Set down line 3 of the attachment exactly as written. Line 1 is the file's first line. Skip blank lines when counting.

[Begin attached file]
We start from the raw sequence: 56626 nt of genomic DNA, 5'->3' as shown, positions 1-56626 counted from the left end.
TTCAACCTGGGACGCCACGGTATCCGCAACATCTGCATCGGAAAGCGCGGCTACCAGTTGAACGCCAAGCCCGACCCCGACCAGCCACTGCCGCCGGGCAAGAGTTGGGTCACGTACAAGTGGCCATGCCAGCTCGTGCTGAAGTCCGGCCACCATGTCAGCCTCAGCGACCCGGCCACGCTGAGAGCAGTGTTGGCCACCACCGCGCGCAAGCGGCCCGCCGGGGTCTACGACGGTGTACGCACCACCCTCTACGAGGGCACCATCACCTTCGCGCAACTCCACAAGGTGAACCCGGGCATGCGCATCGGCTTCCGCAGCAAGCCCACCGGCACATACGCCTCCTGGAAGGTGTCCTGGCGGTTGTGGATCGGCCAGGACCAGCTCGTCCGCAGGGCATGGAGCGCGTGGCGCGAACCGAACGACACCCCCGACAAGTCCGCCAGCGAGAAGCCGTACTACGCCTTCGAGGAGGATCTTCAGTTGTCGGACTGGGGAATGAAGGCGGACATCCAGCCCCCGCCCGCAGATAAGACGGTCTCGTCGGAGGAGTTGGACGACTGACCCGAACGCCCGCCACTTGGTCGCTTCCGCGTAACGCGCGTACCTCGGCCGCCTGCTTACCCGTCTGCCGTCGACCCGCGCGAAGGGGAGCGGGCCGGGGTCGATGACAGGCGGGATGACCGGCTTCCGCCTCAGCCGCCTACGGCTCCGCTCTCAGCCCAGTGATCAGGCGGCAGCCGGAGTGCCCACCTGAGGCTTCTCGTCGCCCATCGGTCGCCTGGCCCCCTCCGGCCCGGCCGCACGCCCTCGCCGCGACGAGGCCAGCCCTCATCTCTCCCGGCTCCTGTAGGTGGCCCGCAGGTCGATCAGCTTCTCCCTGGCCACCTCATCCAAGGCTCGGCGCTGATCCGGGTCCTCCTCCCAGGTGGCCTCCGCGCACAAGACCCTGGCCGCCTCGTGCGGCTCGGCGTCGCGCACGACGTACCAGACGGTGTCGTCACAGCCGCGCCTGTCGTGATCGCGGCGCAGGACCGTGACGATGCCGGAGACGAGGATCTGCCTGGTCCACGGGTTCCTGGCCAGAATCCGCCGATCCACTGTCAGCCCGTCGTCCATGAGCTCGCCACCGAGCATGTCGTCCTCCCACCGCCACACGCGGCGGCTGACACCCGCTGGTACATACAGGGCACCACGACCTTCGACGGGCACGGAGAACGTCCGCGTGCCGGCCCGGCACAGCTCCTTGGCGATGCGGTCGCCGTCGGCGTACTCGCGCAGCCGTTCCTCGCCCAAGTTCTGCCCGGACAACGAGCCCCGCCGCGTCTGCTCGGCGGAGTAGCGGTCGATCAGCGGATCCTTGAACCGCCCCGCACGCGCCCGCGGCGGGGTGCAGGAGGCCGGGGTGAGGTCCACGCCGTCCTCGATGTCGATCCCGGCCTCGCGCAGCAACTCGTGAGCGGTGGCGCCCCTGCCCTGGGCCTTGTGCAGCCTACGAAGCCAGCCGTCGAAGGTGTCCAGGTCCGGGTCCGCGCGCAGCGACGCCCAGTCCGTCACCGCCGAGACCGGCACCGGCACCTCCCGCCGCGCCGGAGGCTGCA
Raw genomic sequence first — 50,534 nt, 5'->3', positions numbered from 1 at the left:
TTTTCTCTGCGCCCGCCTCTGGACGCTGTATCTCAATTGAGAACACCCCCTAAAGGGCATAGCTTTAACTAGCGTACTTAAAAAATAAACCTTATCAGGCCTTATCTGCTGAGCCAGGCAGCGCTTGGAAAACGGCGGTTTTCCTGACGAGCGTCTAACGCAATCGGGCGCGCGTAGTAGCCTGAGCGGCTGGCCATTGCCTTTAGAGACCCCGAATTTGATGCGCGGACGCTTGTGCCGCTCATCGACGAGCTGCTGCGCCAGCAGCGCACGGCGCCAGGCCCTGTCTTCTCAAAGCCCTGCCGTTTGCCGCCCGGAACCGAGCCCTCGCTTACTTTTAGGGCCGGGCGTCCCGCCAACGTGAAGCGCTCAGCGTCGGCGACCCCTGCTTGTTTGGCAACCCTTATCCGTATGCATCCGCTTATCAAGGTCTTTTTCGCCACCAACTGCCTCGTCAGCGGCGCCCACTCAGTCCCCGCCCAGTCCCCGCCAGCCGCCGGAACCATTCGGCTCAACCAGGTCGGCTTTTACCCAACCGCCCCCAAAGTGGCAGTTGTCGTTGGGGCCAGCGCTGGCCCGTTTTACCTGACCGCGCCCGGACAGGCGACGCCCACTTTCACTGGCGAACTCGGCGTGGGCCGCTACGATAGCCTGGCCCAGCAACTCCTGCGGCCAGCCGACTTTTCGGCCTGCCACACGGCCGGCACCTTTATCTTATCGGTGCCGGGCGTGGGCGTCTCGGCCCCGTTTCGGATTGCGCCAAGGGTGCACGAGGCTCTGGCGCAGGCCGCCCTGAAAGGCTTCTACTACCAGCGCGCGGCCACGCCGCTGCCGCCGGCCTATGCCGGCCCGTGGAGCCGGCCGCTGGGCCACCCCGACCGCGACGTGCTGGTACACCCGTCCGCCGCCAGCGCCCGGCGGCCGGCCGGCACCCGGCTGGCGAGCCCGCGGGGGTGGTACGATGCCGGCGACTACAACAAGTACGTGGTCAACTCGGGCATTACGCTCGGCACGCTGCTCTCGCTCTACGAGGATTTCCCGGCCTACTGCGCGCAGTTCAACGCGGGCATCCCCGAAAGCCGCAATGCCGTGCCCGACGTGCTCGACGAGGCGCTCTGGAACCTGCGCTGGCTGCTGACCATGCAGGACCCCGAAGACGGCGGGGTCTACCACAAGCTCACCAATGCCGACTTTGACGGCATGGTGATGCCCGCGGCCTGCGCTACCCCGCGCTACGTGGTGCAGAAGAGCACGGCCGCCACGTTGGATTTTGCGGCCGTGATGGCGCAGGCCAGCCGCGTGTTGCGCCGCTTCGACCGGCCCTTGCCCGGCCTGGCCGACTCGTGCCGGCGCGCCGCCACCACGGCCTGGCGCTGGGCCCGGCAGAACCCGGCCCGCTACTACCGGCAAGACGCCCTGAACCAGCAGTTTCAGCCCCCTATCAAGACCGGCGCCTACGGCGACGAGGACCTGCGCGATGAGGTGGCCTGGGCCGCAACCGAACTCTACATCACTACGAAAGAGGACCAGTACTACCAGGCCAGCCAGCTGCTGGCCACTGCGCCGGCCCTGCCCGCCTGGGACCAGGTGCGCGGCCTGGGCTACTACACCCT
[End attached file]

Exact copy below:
Raw genomic sequence first — 50,534 nt, 5'->3', positions numbered from 1 at the left: